Create a Git Mirror

posted by Steve Losh on November 9, 2009

Of all the distributed revision control systems like Mercurial, git is probably the most popular. If you use Mercurial for a project you can quickly and easily make a git mirror of your project so that git users can contribute!

Install hg-git

First, you’ll need to download the hg-git plugin:

easy_install dulwich
hg clone

Now edit your ~/.hgrc file to contain:

hggit = /path/to/hg-git

Create a GitHub Account

You’ll need a place to put your git mirror, and GitHub is perfect for that. Go ahead and sign up for a GitHub account if you don’t already have one.

Create a Repository on GitHub

Now that you have a GitHub account, you’ll need to create a repository with the “New Repository” button.

Once you create a new repository, you’ll be looking at a page that looks like this:

GitHub New Repo Sample

See the URL? Remember that, because that’s what you’ll need to use when you push your mirror.

Push Your Project

Now that you’ve installed hg-git and created a repository for your project on GitHub, you need to push your Mercurial repository to GitHub. First, add the git URL to your Mercurial repository by editing the .hg/hgrc file in your project to contain:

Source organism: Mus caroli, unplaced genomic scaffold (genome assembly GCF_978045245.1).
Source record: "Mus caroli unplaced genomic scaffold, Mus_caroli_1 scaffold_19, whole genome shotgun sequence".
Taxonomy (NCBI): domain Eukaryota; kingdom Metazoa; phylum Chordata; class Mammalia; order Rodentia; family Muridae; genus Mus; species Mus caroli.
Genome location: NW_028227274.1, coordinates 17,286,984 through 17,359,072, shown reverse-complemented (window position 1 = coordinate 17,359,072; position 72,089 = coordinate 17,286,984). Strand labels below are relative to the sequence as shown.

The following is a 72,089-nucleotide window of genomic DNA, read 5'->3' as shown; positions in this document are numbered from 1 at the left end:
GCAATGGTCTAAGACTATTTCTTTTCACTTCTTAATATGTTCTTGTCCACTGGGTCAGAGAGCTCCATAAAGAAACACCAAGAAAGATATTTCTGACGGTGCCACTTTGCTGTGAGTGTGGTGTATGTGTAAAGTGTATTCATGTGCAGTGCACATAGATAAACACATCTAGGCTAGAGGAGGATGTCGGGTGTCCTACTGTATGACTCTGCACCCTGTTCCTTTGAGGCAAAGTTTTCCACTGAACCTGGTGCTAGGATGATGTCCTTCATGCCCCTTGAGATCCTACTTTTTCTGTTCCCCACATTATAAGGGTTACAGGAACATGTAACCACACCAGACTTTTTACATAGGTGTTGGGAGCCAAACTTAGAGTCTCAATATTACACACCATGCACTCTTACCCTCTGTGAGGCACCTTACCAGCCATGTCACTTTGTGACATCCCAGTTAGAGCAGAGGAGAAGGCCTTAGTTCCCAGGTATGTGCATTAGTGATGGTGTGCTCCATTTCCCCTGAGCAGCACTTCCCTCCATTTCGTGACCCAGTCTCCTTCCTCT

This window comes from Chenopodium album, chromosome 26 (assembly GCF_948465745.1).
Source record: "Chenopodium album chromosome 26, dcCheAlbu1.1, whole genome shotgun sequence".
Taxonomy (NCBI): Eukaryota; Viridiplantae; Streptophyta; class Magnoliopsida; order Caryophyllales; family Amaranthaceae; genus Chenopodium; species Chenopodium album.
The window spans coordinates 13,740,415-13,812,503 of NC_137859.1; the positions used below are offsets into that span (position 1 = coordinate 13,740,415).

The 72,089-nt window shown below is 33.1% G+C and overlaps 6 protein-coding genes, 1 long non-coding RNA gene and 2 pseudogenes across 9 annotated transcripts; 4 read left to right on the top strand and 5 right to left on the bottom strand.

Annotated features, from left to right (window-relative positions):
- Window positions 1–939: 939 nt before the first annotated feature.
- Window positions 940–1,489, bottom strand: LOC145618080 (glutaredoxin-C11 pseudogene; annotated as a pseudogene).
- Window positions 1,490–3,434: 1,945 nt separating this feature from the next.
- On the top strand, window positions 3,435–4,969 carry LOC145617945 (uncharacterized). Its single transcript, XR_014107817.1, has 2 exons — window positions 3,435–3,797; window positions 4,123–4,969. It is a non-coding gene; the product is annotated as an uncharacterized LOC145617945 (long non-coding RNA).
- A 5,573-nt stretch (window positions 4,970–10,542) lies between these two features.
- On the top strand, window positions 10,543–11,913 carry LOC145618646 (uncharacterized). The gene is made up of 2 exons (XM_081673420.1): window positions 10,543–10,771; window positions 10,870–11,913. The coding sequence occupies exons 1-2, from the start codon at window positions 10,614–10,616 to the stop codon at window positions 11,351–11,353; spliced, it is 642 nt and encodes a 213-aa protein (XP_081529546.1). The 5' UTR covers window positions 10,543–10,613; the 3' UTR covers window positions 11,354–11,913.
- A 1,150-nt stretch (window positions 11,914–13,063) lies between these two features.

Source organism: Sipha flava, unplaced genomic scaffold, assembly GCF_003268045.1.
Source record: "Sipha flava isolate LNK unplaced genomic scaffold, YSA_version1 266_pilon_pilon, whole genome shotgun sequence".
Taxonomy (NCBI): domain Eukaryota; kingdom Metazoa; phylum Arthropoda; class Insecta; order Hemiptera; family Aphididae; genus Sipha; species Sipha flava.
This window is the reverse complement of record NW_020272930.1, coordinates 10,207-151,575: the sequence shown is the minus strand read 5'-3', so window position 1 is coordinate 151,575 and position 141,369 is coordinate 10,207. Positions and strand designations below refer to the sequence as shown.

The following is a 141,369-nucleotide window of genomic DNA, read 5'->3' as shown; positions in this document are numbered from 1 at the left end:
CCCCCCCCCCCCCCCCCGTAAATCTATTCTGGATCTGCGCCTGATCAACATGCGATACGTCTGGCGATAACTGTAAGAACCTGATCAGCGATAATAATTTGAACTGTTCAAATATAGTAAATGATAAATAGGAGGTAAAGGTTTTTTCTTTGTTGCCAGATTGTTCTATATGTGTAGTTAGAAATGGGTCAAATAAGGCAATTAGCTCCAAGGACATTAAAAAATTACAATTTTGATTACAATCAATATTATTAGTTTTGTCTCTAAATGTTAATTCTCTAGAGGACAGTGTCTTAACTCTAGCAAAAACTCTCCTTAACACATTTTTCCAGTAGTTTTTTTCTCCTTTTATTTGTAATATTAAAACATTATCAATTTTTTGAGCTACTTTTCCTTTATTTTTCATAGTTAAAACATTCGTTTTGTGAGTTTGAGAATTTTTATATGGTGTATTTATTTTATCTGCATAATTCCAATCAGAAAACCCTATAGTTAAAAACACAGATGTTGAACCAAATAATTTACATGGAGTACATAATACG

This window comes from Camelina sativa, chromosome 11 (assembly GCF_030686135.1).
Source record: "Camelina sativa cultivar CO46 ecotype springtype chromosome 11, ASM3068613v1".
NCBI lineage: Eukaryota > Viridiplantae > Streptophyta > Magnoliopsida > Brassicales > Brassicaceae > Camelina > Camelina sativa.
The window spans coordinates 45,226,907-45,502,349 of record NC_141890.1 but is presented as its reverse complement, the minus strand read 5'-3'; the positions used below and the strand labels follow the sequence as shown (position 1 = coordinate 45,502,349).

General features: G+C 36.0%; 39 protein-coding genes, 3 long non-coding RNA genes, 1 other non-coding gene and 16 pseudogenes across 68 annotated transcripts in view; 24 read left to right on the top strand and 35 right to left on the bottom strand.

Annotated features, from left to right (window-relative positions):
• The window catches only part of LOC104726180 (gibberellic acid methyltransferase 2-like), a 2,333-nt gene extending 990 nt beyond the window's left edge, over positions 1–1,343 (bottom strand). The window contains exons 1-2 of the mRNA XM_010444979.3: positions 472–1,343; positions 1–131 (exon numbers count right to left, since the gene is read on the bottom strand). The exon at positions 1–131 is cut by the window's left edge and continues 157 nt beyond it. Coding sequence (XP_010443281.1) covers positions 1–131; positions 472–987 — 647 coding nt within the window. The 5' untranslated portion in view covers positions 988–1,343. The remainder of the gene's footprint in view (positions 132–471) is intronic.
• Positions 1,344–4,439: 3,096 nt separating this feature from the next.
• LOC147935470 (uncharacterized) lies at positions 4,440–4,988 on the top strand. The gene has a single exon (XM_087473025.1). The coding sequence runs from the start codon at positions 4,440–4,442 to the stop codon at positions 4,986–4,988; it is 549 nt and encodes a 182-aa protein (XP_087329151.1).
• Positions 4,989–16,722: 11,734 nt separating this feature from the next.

git = git+ssh://

IMPORTANT NOTE: You will need to replace the : after with a / (forward slash). This is necessary because of how Mercurial handles repository paths!

You’ll also need to replace username and project with the appropriate values, of course.

Now you just need to push to the git path to create your mirror:

hg push git

This will take a few seconds, especially if you have a big repository. Once it finishes you’ll have a 100% functional git mirror at Git users can clone your project by running git clone git:// and might never even realize that you use Mercurial.

Accepting Contributions

Creating a mirror for git users to clone is very nice, but eventually (if your project is at all interesting) someone is going to send you a pull request on GitHub.

hg-git makes it easy to deal with contributions from git users. First, add the contributor’s fork to your projects’ paths:

git = git+ssh://
contributor = git+ssh://

Again, make sure you replace the : after with a / (forward slash)!

Then pull their changes into your Mercurial repository:

hg pull contributor

You can use graphlog to see exactly what your repository looks like at this point (and if you need to merge).

Merge if you need (and/or want) to merge, and then push their contributions to your main Mercurial repository and your git mirror:

hg push
hg push git

That covers the basics! Things can get more complicated if you’ve got a heavily branching workflow, but this tip should get your on your way to accepting patches from git users.

You’ve chosen Mercurial, but lots of other people prefer git. Make it easy for them to contribute to your project.